ChanteSez … What happened to radio?

I miss local DJs on major stations. I was the kid who used to call in to Chicago’s WGCI-FM on Friday nights while listening to the hip-hop show. I loved feeling like part of the show, winning tickets, and of course, the music.

These days, either Steve Harvey is dishing out advice to misguided women, or Michael Baisden is promoting his latest project/book/fundraiser. I hold Tom Joyner in special regard because he started in Chicago, but still. It’s sad that the few local announcers on major stations are relegated to midday or evening timeslots.

Not to mention the biggest and most widely acknowledged disappointment: The music selection is more corporate demand than listener requested.

Thank goodness for independent stations like WRFG-FM and WMLB-AM, and DJs such as Ausar, Tabone and Jay Force.

Regardless, when it comes to radio stations, there’s a certain way to reference them in your writing.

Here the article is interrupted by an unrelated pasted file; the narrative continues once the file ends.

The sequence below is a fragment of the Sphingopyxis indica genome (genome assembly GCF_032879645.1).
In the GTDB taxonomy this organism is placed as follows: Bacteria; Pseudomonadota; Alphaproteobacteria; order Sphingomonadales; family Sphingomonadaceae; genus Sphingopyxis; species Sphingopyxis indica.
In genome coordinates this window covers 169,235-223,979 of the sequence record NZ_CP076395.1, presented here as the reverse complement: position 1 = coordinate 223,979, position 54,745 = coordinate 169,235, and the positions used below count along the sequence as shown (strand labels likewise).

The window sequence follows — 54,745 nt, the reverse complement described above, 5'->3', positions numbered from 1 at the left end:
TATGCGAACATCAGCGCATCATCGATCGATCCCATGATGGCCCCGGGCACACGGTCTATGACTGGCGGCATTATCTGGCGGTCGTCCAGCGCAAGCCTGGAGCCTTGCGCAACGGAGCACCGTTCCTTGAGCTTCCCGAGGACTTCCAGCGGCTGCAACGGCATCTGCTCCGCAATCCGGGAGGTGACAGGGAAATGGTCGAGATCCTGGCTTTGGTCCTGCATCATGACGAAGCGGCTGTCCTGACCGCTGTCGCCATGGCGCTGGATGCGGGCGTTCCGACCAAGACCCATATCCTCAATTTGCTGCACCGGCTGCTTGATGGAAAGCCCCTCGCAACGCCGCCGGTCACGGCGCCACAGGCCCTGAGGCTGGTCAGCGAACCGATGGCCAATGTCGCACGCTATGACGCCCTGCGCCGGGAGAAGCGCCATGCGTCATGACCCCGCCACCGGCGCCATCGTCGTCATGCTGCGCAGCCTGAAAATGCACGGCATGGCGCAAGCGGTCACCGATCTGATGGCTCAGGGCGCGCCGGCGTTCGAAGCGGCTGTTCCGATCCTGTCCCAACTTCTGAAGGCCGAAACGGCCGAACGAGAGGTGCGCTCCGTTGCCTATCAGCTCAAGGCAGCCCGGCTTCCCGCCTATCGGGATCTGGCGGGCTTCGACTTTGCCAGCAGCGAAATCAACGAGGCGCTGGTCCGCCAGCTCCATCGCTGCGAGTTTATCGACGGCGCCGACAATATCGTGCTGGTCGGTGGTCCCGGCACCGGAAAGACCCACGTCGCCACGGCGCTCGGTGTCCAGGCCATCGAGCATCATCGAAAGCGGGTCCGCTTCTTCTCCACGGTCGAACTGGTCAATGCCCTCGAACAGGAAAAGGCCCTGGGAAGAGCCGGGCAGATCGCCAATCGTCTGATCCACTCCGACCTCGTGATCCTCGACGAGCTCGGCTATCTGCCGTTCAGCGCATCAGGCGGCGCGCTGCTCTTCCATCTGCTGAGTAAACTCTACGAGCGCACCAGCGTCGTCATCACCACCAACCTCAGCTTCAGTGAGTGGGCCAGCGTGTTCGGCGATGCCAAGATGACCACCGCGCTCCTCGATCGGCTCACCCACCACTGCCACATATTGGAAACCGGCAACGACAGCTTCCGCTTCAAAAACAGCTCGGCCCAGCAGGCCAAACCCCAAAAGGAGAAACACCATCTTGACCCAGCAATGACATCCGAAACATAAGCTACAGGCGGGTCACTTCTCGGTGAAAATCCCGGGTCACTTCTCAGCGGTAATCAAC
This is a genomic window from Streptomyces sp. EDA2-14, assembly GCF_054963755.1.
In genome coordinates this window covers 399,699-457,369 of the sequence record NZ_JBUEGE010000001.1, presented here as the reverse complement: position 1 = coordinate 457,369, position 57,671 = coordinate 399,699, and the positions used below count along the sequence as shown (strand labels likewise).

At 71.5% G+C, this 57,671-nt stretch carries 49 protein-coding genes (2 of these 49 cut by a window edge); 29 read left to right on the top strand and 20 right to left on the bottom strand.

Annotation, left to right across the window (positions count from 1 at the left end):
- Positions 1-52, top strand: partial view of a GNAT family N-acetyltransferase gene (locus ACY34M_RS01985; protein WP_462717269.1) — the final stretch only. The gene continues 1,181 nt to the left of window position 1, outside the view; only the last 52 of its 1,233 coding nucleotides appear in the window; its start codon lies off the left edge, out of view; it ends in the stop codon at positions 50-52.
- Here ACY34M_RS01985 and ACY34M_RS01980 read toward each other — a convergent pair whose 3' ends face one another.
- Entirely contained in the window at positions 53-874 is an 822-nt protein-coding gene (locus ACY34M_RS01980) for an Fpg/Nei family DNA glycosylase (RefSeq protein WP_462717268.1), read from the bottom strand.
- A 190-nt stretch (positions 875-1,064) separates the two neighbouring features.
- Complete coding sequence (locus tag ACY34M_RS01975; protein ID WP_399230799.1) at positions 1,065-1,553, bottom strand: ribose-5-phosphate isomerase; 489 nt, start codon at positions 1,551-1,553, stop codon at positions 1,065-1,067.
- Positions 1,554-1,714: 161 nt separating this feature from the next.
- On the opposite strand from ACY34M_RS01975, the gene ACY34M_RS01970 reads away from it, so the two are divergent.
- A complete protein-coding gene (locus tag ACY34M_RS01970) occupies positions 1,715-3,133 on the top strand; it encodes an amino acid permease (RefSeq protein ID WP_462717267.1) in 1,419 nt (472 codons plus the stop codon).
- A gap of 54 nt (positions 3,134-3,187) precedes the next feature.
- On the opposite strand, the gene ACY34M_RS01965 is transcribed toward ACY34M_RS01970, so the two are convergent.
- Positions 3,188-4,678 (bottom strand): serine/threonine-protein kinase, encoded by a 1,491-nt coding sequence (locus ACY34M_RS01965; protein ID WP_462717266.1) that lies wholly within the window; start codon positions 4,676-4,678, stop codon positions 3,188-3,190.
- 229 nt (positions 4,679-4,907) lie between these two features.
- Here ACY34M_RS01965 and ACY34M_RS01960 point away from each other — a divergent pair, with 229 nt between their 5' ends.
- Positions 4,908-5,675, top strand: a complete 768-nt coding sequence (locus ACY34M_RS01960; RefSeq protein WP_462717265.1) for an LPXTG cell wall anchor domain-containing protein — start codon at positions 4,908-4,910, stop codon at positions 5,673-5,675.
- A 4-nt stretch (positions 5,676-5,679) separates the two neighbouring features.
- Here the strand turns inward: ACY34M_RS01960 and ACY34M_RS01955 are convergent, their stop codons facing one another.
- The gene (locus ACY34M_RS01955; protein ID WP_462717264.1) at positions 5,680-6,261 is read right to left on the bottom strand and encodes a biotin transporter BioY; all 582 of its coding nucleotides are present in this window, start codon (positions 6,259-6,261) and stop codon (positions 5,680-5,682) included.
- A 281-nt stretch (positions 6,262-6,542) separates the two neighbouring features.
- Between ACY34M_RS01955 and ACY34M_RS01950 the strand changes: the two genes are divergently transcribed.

• Use all caps for the call letters, and a hyphen to designate whether it’s an AM or FM station: WGCI-FM, WRAS-FM
  • For clarity, add the dial position in parentheses: WGCI-FM (107.5), WRAS-FM (88.5), WRFG-FM (89.3)
  • For station abbreviations and nicknames, the cap-and-hyphen rule applies: V-103, the People’s Station

On that last tip, make sure the station is generally known by the abbreviation, especially if you’re writing for an audience outside of the station’s city or state. Try to avoid the self-proclaimed nicknames (the People’s Station, the Voice of the Arts) unless it specifically relates to the story.


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